Al –Kawthar is the Surah with the ordinal number of 108 in the Quran and only has 3 short verses but in include a word that has baffled Islamic scholars for a long time and they never knew what it meant. In Arabic: سورة الكوثر
This Surah is known as a Meccan Surah, but some believe that it may be Medinan. Some others have said that this Surah might have been revealed twice; once in Mecca and once in Medina, but the narrations cited on the occasion of its revelation attest to the first idea which says it is Meccan.
So what do Muslim Scholars say about this unknown word “Al –Kawthar”
Al-Bukhaari narrated in his Saheeh from Anas that the Prophet said: “Whilst I was walking in Paradise, I saw a river whose banks were domes of hollow pearls.” I said, “What is this, O Jibreel?” He said: “This is al-Kawthar which your Lord has given to you.” The angel struck it with his hand and its mud or its perfume was of the most fragrant (or pure) musk.
According to another report narrated in al-Musnad (12827) also from Anas, the Prophet was asked about al-Kawthar and he said: “That is a river which Allaah has given to me, in Paradise. It is whiter than milk and sweeter than honey, and in it are birds whose necks are like the necks of camels.” ‘Umar said: “Those are soft birds.” The Messenger of Allaah said: “Eating them is even softer, O ‘Umar.” Classed as saheeh by al-Albaani in Saheeh al-Targheeb wa’l-Tarheeb, 3740.
This make sense right? Not really because this word don’t follow any of the Arabic grammatical rules in forming word from the three letter verb stem in the past tense.
As a general rule: any word that you can find its stem ( 3 letter verb in the past tense) is an Arabic word, if not then it has a foreign origin.
So what do other scholars say?
Narrated Ibn ‘Abbas: The word 'Al-Kauthar' means the abundant good which Allah gave to him (the Prophet Muhammad). Abu Bishr said: I said to Sa'id ibn Jubayr, "Some people claim that it (Al-Kauthar) is a river in Paradise." Said replied, "The River that is in Paradise is one item of that good which Allah has bestowed upon him (Muhammad)."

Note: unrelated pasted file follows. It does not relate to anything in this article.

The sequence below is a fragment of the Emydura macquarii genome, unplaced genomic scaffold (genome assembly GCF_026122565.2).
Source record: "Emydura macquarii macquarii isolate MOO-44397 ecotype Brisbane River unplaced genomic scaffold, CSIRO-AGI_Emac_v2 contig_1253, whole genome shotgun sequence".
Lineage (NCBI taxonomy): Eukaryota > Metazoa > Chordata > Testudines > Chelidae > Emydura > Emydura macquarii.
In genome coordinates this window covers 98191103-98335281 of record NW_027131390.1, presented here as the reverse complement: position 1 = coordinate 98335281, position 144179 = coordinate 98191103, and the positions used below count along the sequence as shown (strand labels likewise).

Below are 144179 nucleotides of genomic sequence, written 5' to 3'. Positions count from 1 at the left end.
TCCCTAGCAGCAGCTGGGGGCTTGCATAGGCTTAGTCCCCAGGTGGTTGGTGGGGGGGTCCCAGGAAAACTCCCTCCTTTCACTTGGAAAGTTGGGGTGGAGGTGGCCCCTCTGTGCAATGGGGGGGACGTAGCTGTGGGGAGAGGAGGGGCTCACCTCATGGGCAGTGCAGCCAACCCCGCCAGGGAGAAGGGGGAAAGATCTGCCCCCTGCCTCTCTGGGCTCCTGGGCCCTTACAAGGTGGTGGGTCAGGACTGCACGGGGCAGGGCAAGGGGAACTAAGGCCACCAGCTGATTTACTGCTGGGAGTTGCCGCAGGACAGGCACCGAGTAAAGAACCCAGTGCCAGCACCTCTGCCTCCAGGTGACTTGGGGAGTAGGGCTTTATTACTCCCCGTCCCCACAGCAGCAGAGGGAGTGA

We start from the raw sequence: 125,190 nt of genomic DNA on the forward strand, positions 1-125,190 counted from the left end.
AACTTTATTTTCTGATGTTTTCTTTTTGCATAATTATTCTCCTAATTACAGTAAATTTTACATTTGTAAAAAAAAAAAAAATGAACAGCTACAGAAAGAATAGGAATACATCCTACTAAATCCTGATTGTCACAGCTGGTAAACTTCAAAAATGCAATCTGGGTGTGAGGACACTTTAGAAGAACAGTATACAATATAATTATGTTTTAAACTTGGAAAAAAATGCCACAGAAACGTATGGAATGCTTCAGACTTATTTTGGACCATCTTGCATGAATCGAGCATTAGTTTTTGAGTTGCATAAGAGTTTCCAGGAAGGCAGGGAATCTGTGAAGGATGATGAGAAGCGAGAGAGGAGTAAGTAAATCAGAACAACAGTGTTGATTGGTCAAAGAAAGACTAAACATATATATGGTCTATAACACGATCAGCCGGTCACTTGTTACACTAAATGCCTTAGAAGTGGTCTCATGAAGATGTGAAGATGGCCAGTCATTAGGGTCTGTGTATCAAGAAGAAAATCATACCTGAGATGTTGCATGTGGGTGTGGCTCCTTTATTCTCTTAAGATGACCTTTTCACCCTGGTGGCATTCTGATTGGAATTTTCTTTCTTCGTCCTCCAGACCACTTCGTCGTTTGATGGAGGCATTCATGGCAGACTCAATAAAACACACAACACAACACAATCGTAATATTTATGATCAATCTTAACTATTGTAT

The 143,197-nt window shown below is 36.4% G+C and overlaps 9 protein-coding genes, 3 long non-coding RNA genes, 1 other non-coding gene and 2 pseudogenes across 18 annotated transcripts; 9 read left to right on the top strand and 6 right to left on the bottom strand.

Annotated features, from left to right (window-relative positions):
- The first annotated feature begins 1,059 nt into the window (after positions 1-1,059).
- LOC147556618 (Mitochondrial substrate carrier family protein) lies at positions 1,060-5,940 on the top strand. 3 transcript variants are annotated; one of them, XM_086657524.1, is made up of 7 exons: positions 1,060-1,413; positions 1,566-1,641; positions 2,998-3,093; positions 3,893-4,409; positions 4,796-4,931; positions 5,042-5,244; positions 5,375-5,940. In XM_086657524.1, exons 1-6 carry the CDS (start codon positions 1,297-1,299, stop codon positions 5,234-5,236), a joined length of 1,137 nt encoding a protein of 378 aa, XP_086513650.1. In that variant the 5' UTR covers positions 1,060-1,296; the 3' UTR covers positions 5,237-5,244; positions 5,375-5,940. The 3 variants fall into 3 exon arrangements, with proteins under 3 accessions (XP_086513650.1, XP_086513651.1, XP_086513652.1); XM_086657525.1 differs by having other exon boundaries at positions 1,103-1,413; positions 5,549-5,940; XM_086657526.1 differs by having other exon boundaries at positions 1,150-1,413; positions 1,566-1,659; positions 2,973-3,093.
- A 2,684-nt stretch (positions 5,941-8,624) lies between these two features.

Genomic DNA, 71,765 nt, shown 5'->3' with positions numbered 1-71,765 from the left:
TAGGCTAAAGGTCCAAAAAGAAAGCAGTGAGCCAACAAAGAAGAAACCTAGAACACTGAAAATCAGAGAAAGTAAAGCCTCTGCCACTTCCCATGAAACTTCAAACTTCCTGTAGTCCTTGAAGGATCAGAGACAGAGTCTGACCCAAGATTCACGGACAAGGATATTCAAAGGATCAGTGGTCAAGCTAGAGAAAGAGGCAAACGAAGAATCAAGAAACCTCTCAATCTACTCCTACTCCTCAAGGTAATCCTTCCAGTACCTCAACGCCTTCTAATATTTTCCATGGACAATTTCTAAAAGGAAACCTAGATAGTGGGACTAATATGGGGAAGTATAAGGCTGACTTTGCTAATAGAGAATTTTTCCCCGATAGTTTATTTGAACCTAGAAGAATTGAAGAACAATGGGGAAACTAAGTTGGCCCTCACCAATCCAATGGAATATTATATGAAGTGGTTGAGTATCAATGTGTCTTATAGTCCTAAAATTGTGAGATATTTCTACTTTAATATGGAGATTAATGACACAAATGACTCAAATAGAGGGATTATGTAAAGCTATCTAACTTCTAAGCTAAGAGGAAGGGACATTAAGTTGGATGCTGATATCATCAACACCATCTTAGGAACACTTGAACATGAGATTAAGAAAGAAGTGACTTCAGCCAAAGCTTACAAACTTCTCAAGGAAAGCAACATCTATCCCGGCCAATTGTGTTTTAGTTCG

Narrated Abu ʿUbaidah : I asked 'Aisha 'regarding the verse:--'Verily we have granted you the Kauthar.' She replied, "The Kauthar is a river which has been given to your Prophet on the banks of which there are (tents of) hollow pearls and its utensils are as numberless as the stars."
Narrated Haritha bin Wahb: I heard the Prophet mentioning the Lake-Fount (Al-Kauthar), saying, "(The width of the Lake-Fount) is equal to the distance between Medina and Sana' (capital of Yemen)." Haritha said that he heard the Prophet saying that his Lake-Fount would be as large as the distance between Sana' and Medina. Al-Mustaurid said to Haritha, "Didn't you hear him talking about the vessels?" He said, "No." Al-Mustaurid said, "The vessels are seen in it as (numberless as) the stars."
To avoid making this very long and boring there are many theories that don’t agree with each other’s which simply means that no one’s really knows.
“Kauthar” does not means the abundant because there is no name driven in this form in the Arabic language and the “Kawthar” looks similar to the word “abundant” but that is all.
And since Islamic scholars assumed that the Quran is 100% Arabic and there is not even a single foreign word in it, even though old Islamic scholars say there are a lot, the Islamic world end up with a dead road in finding the meaning of this word.
So we have to look in another direction
After searching for a long time I found it in the answer. In the Ancient Canaanite language there are two words that sound exactly like Kawthar: Kotharat and Kothar the first is the female variation of the second and both of them are names of Ancient Canaanite gods:
So how does this fit in?
Simple: let us read the chapter that is named Al- Kawthar:
Muhammad was mocked for not having children so these verses promised him of a great reward which is children. Kauthar means fertility and it is the name of the goddess of fertility in Ancient Canaanite, let us not forget that the Quran has many Canaanite words in it.
In a matter of fact most of the religious terms in the Quran has Ancient Canaanite roots:
Spirit, Angels, etc